The Juno award-winning Canadian hard rock unit took a five-year hiatus after 2010's Life Turns Electric, a break that saw the departure of longtime drummer Rich Beddoe. It also found Finger Eleven retooling their sound, which they decided to do in Music City, U.S.A., working out of the West Nashville home of producer Dave Cobb and enlisting seasoned session drummer Chris Powell, both of whom helped to strip away some of the finery that had begun to accumulate over the last two studio outings. The resulting Five Crooked Lines doesn't deviate too much from the band's post-grunge past, but it is built from more volatile stuff. That shift in tone from heavy gloss to raw power is made apparent within the first few seconds of opener "Gods of Speed," a dense and propulsive road-warrior anthem built around a galloping backbeat that threatens to explode into Led Zeppelin's "Immigrant Song" at any given moment. That penchant for groove-laden stoner metal with a hint of flannel continues on the Sabbath-y "Save Your Breath" and the nervy, psych-tinged "Absolute Truth," but Finger Eleven have always been a basement band with family-room aspirations, and the tight, ever so slightly funky single "Wolves and Doors," the shoegaze-kissed party anthem "Blackout Song," and the final two tracks, both of which pair Beatleesque melodies with beefy, Torche-inspired walls of distortion, feel as rooted in the cement and black light of urban, modern rock radio as they do the open highways of the Ontario wilds.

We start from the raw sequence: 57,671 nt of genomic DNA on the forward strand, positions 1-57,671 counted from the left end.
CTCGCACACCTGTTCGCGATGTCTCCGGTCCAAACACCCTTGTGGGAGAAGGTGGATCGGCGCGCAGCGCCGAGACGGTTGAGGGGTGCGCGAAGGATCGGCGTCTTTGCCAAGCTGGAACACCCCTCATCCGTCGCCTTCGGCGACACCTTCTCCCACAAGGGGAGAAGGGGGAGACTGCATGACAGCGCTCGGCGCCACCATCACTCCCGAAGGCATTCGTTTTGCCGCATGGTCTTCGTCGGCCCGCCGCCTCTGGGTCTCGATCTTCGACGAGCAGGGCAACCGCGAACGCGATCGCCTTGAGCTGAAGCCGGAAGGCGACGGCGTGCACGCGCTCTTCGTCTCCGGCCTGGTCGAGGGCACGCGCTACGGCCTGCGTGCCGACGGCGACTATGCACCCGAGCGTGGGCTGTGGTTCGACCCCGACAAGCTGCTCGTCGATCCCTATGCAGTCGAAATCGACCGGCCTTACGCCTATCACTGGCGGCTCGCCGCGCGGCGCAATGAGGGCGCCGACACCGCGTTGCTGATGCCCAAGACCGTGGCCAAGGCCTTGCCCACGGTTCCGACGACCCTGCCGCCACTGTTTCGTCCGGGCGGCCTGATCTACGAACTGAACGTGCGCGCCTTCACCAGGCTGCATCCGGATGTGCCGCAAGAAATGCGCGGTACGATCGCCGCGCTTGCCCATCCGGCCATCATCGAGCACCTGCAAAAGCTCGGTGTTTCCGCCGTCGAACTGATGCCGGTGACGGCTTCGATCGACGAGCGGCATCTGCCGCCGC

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AllMusic Review by James Christopher Monger